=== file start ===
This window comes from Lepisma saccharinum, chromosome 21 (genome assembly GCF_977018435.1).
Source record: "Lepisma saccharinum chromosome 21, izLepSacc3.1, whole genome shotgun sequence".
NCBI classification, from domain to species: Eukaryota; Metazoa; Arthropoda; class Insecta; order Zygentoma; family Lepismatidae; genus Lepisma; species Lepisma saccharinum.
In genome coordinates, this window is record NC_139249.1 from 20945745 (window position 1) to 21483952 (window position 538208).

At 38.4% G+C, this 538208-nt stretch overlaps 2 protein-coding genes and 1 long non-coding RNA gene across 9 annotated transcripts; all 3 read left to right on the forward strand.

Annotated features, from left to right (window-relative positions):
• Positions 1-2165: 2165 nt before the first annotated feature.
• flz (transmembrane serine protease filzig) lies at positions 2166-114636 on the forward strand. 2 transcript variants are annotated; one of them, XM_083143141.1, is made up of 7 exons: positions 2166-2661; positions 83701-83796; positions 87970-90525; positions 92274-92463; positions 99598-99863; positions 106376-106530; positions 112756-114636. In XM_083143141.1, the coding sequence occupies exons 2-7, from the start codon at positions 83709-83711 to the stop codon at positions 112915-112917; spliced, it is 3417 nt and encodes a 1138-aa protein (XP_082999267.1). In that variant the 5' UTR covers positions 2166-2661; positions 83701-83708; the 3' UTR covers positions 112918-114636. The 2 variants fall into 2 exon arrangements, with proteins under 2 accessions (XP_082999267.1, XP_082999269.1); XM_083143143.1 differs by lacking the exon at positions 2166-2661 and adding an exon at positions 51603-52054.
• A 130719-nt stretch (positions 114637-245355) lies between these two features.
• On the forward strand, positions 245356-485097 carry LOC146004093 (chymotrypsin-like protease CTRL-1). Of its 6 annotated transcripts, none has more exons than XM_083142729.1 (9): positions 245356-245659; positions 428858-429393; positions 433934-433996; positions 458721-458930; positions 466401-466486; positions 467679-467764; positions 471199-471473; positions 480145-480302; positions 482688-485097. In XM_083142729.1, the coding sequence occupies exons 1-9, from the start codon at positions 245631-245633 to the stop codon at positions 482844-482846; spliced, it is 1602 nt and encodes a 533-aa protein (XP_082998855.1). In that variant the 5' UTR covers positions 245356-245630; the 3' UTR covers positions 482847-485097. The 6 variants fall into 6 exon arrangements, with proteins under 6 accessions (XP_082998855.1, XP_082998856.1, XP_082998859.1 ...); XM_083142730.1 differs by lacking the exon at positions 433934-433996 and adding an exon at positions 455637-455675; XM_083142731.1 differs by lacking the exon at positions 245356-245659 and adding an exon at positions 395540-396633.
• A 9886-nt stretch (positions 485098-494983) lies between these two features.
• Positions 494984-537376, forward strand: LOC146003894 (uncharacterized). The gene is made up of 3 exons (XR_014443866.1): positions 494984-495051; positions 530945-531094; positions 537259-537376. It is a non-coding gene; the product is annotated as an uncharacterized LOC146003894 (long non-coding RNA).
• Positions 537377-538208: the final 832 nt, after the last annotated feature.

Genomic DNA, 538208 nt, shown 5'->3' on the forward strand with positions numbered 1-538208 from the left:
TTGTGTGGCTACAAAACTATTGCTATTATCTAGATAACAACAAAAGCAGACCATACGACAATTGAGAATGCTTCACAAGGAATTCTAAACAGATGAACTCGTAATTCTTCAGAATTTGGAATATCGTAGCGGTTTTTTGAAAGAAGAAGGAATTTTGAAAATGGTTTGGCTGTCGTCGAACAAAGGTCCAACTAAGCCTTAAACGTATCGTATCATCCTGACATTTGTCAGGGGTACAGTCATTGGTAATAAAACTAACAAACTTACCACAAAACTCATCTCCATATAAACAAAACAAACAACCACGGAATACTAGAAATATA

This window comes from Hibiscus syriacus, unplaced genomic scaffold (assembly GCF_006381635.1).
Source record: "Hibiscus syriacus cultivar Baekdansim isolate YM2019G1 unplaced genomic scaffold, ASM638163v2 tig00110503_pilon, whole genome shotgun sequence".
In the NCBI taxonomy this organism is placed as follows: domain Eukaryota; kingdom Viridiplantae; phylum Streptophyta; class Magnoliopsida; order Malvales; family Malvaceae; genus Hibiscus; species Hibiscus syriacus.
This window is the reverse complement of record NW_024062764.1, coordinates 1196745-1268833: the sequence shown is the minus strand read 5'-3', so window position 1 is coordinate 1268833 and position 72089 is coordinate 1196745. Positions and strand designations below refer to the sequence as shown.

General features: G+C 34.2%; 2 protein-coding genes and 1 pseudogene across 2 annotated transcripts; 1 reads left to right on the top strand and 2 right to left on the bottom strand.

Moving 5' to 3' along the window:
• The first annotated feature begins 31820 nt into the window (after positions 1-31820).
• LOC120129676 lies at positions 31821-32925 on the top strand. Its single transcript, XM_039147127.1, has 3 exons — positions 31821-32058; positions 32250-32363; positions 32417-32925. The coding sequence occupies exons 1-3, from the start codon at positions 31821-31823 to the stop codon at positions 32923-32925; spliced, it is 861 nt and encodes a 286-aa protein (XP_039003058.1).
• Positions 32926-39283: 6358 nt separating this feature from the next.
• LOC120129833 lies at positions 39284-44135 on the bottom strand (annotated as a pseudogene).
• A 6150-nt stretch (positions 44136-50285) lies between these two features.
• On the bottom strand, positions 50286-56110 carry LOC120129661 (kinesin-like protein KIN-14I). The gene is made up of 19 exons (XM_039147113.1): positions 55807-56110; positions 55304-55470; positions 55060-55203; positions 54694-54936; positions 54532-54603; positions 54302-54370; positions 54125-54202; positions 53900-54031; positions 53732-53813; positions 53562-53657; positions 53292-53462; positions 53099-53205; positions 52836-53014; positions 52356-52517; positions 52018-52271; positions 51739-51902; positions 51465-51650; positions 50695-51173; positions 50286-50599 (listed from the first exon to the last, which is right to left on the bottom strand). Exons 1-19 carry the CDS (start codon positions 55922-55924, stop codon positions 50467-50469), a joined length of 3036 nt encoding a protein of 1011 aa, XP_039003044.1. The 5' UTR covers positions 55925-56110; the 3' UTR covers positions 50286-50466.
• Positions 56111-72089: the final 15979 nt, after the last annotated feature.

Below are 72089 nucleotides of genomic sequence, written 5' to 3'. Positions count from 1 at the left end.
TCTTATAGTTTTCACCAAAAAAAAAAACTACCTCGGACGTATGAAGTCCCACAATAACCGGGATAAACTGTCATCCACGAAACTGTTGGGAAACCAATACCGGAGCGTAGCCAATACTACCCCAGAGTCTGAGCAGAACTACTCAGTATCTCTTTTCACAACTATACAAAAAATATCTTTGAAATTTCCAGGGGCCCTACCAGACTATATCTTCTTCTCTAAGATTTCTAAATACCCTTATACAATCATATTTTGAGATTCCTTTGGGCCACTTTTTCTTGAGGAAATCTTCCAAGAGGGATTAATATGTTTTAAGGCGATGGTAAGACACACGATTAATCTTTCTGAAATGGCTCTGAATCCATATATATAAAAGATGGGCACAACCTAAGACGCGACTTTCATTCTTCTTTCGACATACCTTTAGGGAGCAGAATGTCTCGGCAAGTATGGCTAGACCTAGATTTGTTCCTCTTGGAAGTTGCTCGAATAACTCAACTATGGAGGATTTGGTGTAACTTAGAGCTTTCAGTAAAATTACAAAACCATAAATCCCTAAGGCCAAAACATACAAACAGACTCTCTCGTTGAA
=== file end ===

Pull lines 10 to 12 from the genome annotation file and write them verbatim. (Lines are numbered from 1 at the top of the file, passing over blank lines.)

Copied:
• On the forward strand, positions 245356-485097 carry LOC146004093 (chymotrypsin-like protease CTRL-1). Of its 6 annotated transcripts, none has more exons than XM_083142729.1 (9): positions 245356-245659; positions 428858-429393; positions 433934-433996; positions 458721-458930; positions 466401-466486; positions 467679-467764; positions 471199-471473; positions 480145-480302; positions 482688-485097. In XM_083142729.1, the coding sequence occupies exons 1-9, from the start codon at positions 245631-245633 to the stop codon at positions 482844-482846; spliced, it is 1602 nt and encodes a 533-aa protein (XP_082998855.1). In that variant the 5' UTR covers positions 245356-245630; the 3' UTR covers positions 482847-485097. The 6 variants fall into 6 exon arrangements, with proteins under 6 accessions (XP_082998855.1, XP_082998856.1, XP_082998859.1 ...); XM_083142730.1 differs by lacking the exon at positions 433934-433996 and adding an exon at positions 455637-455675; XM_083142731.1 differs by lacking the exon at positions 245356-245659 and adding an exon at positions 395540-396633.
• A 9886-nt stretch (positions 485098-494983) lies between these two features.
• Positions 494984-537376, forward strand: LOC146003894 (uncharacterized). The gene is made up of 3 exons (XR_014443866.1): positions 494984-495051; positions 530945-531094; positions 537259-537376. It is a non-coding gene; the product is annotated as an uncharacterized LOC146003894 (long non-coding RNA).